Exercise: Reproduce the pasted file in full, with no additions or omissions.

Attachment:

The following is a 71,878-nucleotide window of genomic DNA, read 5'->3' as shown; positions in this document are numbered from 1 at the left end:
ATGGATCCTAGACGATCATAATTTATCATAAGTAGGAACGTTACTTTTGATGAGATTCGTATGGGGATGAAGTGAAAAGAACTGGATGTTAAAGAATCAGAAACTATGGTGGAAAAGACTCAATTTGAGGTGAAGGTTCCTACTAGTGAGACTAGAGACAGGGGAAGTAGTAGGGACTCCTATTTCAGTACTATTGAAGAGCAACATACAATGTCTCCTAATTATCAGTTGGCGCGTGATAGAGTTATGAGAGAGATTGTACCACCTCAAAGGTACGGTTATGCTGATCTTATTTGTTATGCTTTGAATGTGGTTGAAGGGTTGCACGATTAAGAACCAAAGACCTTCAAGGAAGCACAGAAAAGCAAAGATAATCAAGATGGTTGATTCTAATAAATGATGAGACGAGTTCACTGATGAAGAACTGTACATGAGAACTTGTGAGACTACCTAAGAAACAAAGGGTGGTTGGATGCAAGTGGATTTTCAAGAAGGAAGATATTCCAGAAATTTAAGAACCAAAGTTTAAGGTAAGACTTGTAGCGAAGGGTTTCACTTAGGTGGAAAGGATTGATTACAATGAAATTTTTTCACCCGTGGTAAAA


The following is a 71,878-nucleotide window of genomic DNA, read 5'->3' as shown; positions in this document are numbered from 1 at the left end:
ATGGATCCTAGACGATCATAATTTATCATAAGTAGGAACGTTACTTTTGATGAGATTCGTATGGGGATGAAGTGAAAAGAACTGGATGTTAAAGAATCAGAAACTATGGTGGAAAAGACTCAATTTGAGGTGAAGGTTCCTACTAGTGAGACTAGAGACAGGGGAAGTAGTAGGGACTCCTATTTCAGTACTATTGAAGAGCAACATACAATGTCTCCTAATTATCAGTTGGCGCGTGATAGAGTTATGAGAGAGATTGTACCACCTCAAAGGTACGGTTATGCTGATCTTATTTGTTATGCTTTGAATGTGGTTGAAGGGTTGCACGATTAAGAACCAAAGACCTTCAAGGAAGCACAGAAAAGCAAAGATAATCAAGATGGTTGATTCTAATAAATGATGAGACGAGTTCACTGATGAAGAACTGTACATGAGAACTTGTGAGACTACCTAAGAAACAAAGGGTGGTTGGATGCAAGTGGATTTTCAAGAAGGAAGATATTCCAGAAATTTAAGAACCAAAGTTTAAGGTAAGACTTGTAGCGAAGGGTTTCACTTAGGTGGAAAGGATTGATTACAATGAAATTTTTTCACCCGTGGTAAAA